Recent initiatives included redesigning the Cricket Australia Live app for the 2014/2015 season, developing the Cricket Australia Match Centre hub and Live Pass digital subscription, the recent content partnership with Apple TV, and the cricketaustralia.com.au Web portal.
Amarfio said Cricket Australia’s two-pronged business strategy was to put the fans first, and be number one with its teams globally.
“What you often find is success goes hand-in-hand with traffic,” he commented.
As a result of the digital investment, the cricket.com.au website was the number one sports network in Australia in December, with 1.08 million unique users.
“There has been this fear of a dilution of audiences from digital but we’ve not seen that,” Armarfio added. “What we are seeing is that if content is good enough and engaging, the fans will watch it.
“People are consuming more and across more platforms. What we want is to be where fans are – we have to go where they live and breathe.”
Personalisation tops the wishlist
Knowing consumers better in order to deliver more relevant content digitally is a common theme across most brands globally, and sporting codes are no different.
When asked for his digital and technology wishlist, Australian Rugby Union CEO, Bill Pulver, said it was to have a comprehensive database of the 600,000 Australians engaged in the game in order to understand all their interactions with the sport. This could then help the ARU to forecast what they want in the future and deliver a relevant solution.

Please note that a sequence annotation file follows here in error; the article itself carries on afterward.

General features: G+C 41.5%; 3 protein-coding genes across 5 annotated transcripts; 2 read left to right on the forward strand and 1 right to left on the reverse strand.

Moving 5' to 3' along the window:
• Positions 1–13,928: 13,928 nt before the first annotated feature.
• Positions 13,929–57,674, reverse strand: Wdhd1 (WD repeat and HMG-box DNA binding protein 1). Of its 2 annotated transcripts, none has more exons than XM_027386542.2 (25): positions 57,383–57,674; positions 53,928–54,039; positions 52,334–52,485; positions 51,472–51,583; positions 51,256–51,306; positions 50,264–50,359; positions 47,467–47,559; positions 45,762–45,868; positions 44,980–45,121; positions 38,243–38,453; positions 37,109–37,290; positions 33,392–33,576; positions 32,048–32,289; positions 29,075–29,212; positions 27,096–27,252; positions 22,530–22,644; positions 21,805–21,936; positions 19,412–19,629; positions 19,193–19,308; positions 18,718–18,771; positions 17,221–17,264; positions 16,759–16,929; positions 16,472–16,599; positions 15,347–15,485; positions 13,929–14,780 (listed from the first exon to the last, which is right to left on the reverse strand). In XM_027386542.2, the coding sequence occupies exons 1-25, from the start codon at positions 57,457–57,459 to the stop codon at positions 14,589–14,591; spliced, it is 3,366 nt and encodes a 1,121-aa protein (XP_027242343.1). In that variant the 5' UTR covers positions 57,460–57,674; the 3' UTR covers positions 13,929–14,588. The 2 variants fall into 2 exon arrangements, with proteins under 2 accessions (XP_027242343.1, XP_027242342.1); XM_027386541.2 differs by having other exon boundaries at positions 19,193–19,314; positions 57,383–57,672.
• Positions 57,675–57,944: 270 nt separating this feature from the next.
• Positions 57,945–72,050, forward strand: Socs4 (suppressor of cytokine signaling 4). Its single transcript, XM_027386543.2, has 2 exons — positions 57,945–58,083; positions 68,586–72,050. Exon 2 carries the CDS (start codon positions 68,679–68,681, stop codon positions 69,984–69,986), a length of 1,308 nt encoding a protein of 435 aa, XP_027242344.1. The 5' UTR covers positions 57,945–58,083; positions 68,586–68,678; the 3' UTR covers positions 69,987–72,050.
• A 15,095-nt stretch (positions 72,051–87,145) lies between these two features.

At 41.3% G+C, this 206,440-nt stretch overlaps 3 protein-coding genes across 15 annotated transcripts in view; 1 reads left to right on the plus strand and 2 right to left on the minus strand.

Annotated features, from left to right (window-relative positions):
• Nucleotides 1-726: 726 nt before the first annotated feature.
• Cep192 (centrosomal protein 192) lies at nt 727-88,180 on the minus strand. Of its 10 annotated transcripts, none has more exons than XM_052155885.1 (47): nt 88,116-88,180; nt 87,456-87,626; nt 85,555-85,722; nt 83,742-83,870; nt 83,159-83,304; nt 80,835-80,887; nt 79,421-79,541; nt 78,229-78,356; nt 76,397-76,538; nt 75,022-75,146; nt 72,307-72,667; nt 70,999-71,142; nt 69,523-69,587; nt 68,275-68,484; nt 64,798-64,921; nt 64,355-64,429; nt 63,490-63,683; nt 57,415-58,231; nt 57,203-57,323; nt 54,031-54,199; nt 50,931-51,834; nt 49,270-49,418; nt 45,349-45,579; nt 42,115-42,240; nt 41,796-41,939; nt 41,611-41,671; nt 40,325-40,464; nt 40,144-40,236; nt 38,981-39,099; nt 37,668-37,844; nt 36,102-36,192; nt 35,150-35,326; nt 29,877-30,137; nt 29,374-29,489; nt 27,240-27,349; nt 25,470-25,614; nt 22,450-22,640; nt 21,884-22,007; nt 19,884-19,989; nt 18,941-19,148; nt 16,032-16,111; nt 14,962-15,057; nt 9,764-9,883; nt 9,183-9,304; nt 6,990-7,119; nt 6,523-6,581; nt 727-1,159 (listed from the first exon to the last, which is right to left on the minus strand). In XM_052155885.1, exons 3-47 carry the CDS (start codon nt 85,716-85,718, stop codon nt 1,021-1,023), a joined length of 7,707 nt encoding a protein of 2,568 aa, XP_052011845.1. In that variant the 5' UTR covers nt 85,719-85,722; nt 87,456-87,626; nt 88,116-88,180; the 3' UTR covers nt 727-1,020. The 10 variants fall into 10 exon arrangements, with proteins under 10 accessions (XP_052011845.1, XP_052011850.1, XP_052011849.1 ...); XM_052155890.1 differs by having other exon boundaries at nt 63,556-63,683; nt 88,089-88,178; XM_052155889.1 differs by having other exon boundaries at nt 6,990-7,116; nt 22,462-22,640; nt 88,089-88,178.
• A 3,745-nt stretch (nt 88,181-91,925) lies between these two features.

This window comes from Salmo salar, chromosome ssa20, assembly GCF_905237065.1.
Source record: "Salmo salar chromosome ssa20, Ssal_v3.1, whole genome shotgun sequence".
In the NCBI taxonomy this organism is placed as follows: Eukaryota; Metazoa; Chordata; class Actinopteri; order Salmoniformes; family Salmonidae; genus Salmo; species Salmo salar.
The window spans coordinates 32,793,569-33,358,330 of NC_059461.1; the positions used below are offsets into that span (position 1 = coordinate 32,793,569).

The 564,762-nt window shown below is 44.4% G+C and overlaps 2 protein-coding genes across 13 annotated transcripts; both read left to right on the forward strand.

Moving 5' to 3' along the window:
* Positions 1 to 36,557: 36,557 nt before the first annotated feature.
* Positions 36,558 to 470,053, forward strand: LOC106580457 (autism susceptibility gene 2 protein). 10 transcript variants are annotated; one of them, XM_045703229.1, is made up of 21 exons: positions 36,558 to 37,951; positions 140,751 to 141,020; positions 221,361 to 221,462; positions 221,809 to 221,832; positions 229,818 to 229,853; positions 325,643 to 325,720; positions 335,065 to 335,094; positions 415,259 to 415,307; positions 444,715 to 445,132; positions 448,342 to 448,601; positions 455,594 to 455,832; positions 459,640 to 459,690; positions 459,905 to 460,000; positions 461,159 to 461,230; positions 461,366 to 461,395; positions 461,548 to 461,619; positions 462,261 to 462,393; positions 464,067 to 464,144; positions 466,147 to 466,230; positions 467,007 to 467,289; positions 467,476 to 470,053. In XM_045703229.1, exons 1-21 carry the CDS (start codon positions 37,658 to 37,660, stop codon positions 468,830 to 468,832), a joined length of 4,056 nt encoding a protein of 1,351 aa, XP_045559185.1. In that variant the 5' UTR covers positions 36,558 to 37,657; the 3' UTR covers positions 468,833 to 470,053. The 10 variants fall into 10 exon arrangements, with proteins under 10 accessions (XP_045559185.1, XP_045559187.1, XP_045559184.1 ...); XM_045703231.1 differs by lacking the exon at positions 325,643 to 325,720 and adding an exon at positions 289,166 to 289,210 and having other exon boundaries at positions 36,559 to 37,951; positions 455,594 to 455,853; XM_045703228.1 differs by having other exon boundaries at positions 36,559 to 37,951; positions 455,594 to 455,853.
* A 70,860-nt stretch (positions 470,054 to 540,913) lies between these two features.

He explained the ARU is working with Accenture on building digital platforms, as well as Salesforce to put in place a new CRM tool, in order to improve fan engagement.
“It’s a big investment, but it’s about changing the relationship with fans to be more intimate and understand their historical behaviours so we can then understand what will happen in the future and how to have a more relevant relationship with them,” he said.
Cricket Australia, meanwhile, is working to better leverage data on cricket fans to improve the experience digitally, Amarfio said.
“We have a couple of million people we know of, although we recognise there’s work to be done on duplication and so on,” he said. “What we do know is there are 7 million cricket fans in Australia, and 5 million of those are dark to us.
“We have to deal with that 2 million first. We’d love to get to the position where these are so segmented we could have 20,000 or 30,000 segments and talk to those people in the way they want to be spoken to.”
Qantas Loyalty CMO, Stephanie Tully, who also participated in the panel, said digital channels were vital in engaging and rewarding customers today. She pointed out only 1 million of Qantas’ 10.5 million Frequent Flyer members actually fly regularly with the airline, making digital communication an imperative.
“Relevance is key and we’re conscious of how we speak to someone who is only getting Woolworths points versus someone visiting our chairman’s lounge,” she said.
For example, Qantas sends 50,000 or more versions of communications to members, and has also recently put more customer data directly into the hands of stewards and customer-facing staff, she said.
Pictured (from left): Dave Maunsell, Accenture; Stuart Tucker, CommBank; Ben Amarfio, Cricket Australia; Bill Pulver, Australian Rugby Union; Stephanie Tully, Qantas; Arno Lenoir, Samsung; Scott Dinsdale, Accenture